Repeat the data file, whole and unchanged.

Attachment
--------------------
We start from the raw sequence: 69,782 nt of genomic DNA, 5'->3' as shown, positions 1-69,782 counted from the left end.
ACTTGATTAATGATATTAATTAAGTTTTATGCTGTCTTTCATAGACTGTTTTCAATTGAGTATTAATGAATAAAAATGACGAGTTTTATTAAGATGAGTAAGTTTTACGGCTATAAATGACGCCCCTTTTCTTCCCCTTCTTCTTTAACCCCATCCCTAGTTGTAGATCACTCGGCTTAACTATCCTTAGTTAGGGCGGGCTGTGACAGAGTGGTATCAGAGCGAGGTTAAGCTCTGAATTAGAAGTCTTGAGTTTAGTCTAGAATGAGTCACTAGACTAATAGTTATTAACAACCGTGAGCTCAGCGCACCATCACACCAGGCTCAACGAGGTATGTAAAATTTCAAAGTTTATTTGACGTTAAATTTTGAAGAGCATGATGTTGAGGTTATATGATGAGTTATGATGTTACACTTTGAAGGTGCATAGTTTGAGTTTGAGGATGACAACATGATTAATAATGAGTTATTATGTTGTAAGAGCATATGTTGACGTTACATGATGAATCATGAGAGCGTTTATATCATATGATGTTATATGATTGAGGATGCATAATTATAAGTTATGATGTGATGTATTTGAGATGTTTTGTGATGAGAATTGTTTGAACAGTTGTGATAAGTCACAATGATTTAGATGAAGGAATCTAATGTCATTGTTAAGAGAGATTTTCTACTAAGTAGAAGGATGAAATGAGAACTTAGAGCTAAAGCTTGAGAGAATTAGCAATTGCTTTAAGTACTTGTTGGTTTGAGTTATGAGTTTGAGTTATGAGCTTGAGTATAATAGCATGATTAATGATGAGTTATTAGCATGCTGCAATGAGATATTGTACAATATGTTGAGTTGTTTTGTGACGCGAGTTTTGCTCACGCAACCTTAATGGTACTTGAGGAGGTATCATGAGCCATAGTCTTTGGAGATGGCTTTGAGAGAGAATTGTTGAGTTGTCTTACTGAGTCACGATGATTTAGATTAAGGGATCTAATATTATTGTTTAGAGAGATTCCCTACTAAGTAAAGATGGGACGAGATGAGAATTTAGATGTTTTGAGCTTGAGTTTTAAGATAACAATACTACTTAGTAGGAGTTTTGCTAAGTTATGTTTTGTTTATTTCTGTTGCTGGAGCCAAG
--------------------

We start from the raw sequence: 69,782 nt of genomic DNA, 5'->3' as shown, positions 1-69,782 counted from the left end.
ACTTGATTAATGATATTAATTAAGTTTTATGCTGTCTTTCATAGACTGTTTTCAATTGAGTATTAATGAATAAAAATGACGAGTTTTATTAAGATGAGTAAGTTTTACGGCTATAAATGACGCCCCTTTTCTTCCCCTTCTTCTTTAACCCCATCCCTAGTTGTAGATCACTCGGCTTAACTATCCTTAGTTAGGGCGGGCTGTGACAGAGTGGTATCAGAGCGAGGTTAAGCTCTGAATTAGAAGTCTTGAGTTTAGTCTAGAATGAGTCACTAGACTAATAGTTATTAACAACCGTGAGCTCAGCGCACCATCACACCAGGCTCAACGAGGTATGTAAAATTTCAAAGTTTATTTGACGTTAAATTTTGAAGAGCATGATGTTGAGGTTATATGATGAGTTATGATGTTACACTTTGAAGGTGCATAGTTTGAGTTTGAGGATGACAACATGATTAATAATGAGTTATTATGTTGTAAGAGCATATGTTGACGTTACATGATGAATCATGAGAGCGTTTATATCATATGATGTTATATGATTGAGGATGCATAATTATAAGTTATGATGTGATGTATTTGAGATGTTTTGTGATGAGAATTGTTTGAACAGTTGTGATAAGTCACAATGATTTAGATGAAGGAATCTAATGTCATTGTTAAGAGAGATTTTCTACTAAGTAGAAGGATGAAATGAGAACTTAGAGCTAAAGCTTGAGAGAATTAGCAATTGCTTTAAGTACTTGTTGGTTTGAGTTATGAGTTTGAGTTATGAGCTTGAGTATAATAGCATGATTAATGATGAGTTATTAGCATGCTGCAATGAGATATTGTACAATATGTTGAGTTGTTTTGTGACGCGAGTTTTGCTCACGCAACCTTAATGGTACTTGAGGAGGTATCATGAGCCATAGTCTTTGGAGATGGCTTTGAGAGAGAATTGTTGAGTTGTCTTACTGAGTCACGATGATTTAGATTAAGGGATCTAATATTATTGTTTAGAGAGATTCCCTACTAAGTAAAGATGGGACGAGATGAGAATTTAGATGTTTTGAGCTTGAGTTTTAAGATAACAATACTACTTAGTAGGAGTTTTGCTAAGTTATGTTTTGTTTATTTCTGTTGCTGGAGCCAAG